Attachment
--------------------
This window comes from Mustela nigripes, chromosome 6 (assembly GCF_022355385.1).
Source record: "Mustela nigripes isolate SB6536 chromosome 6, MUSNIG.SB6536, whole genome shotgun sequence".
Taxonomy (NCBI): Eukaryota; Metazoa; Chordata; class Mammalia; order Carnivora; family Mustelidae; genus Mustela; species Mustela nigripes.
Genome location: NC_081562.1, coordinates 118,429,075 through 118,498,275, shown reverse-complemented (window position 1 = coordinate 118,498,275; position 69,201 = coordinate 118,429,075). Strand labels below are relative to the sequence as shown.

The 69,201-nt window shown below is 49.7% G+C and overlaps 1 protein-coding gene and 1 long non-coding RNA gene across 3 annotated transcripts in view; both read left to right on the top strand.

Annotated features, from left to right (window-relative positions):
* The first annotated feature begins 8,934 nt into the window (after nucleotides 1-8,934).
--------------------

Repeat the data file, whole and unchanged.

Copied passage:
This window comes from Mustela nigripes, chromosome 6 (assembly GCF_022355385.1).
Source record: "Mustela nigripes isolate SB6536 chromosome 6, MUSNIG.SB6536, whole genome shotgun sequence".
Taxonomy (NCBI): Eukaryota; Metazoa; Chordata; class Mammalia; order Carnivora; family Mustelidae; genus Mustela; species Mustela nigripes.
Genome location: NC_081562.1, coordinates 118,429,075 through 118,498,275, shown reverse-complemented (window position 1 = coordinate 118,498,275; position 69,201 = coordinate 118,429,075). Strand labels below are relative to the sequence as shown.

The 69,201-nt window shown below is 49.7% G+C and overlaps 1 protein-coding gene and 1 long non-coding RNA gene across 3 annotated transcripts in view; both read left to right on the top strand.

Annotated features, from left to right (window-relative positions):
* The first annotated feature begins 8,934 nt into the window (after nucleotides 1-8,934).